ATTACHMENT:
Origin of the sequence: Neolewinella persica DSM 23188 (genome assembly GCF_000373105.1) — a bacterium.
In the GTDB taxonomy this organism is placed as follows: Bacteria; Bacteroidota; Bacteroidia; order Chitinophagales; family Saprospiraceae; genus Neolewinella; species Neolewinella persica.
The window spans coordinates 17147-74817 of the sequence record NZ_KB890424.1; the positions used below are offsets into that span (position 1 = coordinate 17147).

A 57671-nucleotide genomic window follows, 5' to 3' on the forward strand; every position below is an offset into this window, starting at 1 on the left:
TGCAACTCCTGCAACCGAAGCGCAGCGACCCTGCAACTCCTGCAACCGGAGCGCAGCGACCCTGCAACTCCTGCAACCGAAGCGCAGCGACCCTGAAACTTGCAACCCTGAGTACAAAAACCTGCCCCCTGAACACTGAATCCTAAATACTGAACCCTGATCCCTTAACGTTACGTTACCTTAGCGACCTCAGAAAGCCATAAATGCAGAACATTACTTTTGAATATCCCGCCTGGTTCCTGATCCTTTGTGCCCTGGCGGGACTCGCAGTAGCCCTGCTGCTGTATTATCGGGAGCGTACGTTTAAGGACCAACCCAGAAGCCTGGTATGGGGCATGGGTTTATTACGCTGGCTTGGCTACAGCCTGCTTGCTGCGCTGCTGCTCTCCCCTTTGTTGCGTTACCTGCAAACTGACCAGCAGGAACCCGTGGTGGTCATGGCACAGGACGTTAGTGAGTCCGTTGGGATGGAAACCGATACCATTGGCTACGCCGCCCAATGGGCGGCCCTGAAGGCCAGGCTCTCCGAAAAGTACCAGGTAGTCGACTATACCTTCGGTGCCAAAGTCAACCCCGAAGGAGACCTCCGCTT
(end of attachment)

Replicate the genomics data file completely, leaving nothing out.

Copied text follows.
Origin of the sequence: Neolewinella persica DSM 23188 (genome assembly GCF_000373105.1) — a bacterium.
In the GTDB taxonomy this organism is placed as follows: Bacteria; Bacteroidota; Bacteroidia; order Chitinophagales; family Saprospiraceae; genus Neolewinella; species Neolewinella persica.
The window spans coordinates 17147-74817 of the sequence record NZ_KB890424.1; the positions used below are offsets into that span (position 1 = coordinate 17147).

A 57671-nucleotide genomic window follows, 5' to 3' on the forward strand; every position below is an offset into this window, starting at 1 on the left:
TGCAACTCCTGCAACCGAAGCGCAGCGACCCTGCAACTCCTGCAACCGGAGCGCAGCGACCCTGCAACTCCTGCAACCGAAGCGCAGCGACCCTGAAACTTGCAACCCTGAGTACAAAAACCTGCCCCCTGAACACTGAATCCTAAATACTGAACCCTGATCCCTTAACGTTACGTTACCTTAGCGACCTCAGAAAGCCATAAATGCAGAACATTACTTTTGAATATCCCGCCTGGTTCCTGATCCTTTGTGCCCTGGCGGGACTCGCAGTAGCCCTGCTGCTGTATTATCGGGAGCGTACGTTTAAGGACCAACCCAGAAGCCTGGTATGGGGCATGGGTTTATTACGCTGGCTTGGCTACAGCCTGCTTGCTGCGCTGCTGCTCTCCCCTTTGTTGCGTTACCTGCAAACTGACCAGCAGGAACCCGTGGTGGTCATGGCACAGGACGTTAGTGAGTCCGTTGGGATGGAAACCGATACCATTGGCTACGCCGCCCAATGGGCGGCCCTGAAGGCCAGGCTCTCCGAAAAGTACCAGGTAGTCGACTATACCTTCGGTGCCAAAGTCAACCCCGAAGGAGACCTCCGCTT